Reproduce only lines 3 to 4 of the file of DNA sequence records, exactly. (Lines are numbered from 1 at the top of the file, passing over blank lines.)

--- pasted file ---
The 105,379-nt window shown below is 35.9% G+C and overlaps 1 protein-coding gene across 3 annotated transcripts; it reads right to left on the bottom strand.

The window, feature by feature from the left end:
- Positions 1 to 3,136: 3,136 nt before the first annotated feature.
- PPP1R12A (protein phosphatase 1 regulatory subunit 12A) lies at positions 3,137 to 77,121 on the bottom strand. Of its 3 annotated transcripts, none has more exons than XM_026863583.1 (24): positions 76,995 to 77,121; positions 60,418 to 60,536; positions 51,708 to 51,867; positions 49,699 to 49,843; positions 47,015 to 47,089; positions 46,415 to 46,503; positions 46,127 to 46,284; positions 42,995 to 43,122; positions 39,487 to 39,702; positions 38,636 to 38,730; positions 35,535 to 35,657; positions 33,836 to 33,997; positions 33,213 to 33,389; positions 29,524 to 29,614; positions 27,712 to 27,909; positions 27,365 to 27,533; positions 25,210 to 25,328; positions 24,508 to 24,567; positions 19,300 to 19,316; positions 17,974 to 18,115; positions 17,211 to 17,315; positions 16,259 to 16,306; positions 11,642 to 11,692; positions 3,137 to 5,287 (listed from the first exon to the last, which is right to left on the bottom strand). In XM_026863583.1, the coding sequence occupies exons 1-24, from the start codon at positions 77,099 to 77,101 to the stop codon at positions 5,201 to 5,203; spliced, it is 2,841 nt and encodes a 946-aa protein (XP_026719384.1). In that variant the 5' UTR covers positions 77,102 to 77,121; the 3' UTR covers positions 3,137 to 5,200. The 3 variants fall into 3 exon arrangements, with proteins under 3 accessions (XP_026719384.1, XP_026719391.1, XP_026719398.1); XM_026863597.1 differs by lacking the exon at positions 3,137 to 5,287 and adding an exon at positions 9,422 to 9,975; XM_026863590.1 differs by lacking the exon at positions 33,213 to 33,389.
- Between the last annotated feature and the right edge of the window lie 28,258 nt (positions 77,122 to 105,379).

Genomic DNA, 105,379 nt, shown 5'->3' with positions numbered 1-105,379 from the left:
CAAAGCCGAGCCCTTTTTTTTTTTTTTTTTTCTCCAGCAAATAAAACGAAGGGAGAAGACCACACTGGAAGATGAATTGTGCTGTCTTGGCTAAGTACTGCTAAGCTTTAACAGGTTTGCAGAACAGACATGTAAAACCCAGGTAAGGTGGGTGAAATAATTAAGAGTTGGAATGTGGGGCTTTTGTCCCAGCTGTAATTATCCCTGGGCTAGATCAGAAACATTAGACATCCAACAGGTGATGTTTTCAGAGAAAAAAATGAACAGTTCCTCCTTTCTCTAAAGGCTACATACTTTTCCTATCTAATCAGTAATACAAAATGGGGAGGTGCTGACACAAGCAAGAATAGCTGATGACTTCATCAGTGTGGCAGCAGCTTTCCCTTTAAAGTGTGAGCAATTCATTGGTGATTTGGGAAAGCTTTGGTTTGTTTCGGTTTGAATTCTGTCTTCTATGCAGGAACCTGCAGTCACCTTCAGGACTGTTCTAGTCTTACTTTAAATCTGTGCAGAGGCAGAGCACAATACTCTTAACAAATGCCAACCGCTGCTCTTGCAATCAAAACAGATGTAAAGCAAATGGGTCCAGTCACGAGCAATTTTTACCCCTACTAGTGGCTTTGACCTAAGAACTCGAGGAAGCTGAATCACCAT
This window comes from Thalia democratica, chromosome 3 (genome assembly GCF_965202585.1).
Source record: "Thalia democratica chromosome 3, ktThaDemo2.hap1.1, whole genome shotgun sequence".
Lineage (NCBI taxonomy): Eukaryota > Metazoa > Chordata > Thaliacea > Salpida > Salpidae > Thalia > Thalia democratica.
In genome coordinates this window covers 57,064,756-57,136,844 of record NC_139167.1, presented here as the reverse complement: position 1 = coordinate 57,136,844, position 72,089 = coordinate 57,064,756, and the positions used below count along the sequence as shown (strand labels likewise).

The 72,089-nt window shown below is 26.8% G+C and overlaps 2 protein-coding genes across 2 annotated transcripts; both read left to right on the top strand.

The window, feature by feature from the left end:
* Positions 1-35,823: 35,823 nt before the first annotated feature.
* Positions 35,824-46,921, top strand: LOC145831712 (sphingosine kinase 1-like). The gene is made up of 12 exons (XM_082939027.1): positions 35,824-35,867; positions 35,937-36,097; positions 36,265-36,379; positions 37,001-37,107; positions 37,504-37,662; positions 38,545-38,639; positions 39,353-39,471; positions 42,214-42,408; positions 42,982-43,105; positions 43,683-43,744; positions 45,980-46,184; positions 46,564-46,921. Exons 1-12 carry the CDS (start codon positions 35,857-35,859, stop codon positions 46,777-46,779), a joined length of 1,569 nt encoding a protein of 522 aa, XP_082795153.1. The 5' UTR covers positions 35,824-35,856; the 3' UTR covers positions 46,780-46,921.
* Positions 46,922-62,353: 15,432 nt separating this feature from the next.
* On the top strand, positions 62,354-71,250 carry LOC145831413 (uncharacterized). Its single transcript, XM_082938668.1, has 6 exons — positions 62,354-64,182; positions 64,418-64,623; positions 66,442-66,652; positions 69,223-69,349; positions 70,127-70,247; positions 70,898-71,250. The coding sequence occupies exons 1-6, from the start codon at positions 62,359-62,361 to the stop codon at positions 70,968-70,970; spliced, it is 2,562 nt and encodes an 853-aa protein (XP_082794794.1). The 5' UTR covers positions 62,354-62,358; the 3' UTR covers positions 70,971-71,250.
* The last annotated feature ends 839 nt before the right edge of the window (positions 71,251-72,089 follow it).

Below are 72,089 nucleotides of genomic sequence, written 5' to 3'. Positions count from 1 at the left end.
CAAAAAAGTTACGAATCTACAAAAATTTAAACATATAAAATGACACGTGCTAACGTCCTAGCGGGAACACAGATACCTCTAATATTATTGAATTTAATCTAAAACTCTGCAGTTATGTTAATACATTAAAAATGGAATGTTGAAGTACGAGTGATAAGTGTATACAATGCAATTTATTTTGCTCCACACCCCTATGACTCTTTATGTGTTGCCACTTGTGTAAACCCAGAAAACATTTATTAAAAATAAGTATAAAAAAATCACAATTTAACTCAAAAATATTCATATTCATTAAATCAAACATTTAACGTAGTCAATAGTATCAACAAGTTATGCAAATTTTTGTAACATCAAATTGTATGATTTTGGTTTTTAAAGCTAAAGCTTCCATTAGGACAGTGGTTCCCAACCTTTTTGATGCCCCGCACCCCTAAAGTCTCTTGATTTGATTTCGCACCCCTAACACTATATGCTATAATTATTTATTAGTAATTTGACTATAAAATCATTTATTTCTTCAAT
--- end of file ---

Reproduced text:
- Positions 1 to 3,136: 3,136 nt before the first annotated feature.
- PPP1R12A (protein phosphatase 1 regulatory subunit 12A) lies at positions 3,137 to 77,121 on the bottom strand. Of its 3 annotated transcripts, none has more exons than XM_026863583.1 (24): positions 76,995 to 77,121; positions 60,418 to 60,536; positions 51,708 to 51,867; positions 49,699 to 49,843; positions 47,015 to 47,089; positions 46,415 to 46,503; positions 46,127 to 46,284; positions 42,995 to 43,122; positions 39,487 to 39,702; positions 38,636 to 38,730; positions 35,535 to 35,657; positions 33,836 to 33,997; positions 33,213 to 33,389; positions 29,524 to 29,614; positions 27,712 to 27,909; positions 27,365 to 27,533; positions 25,210 to 25,328; positions 24,508 to 24,567; positions 19,300 to 19,316; positions 17,974 to 18,115; positions 17,211 to 17,315; positions 16,259 to 16,306; positions 11,642 to 11,692; positions 3,137 to 5,287 (listed from the first exon to the last, which is right to left on the bottom strand). In XM_026863583.1, the coding sequence occupies exons 1-24, from the start codon at positions 77,099 to 77,101 to the stop codon at positions 5,201 to 5,203; spliced, it is 2,841 nt and encodes a 946-aa protein (XP_026719384.1). In that variant the 5' UTR covers positions 77,102 to 77,121; the 3' UTR covers positions 3,137 to 5,200. The 3 variants fall into 3 exon arrangements, with proteins under 3 accessions (XP_026719384.1, XP_026719391.1, XP_026719398.1); XM_026863597.1 differs by lacking the exon at positions 3,137 to 5,287 and adding an exon at positions 9,422 to 9,975; XM_026863590.1 differs by lacking the exon at positions 33,213 to 33,389.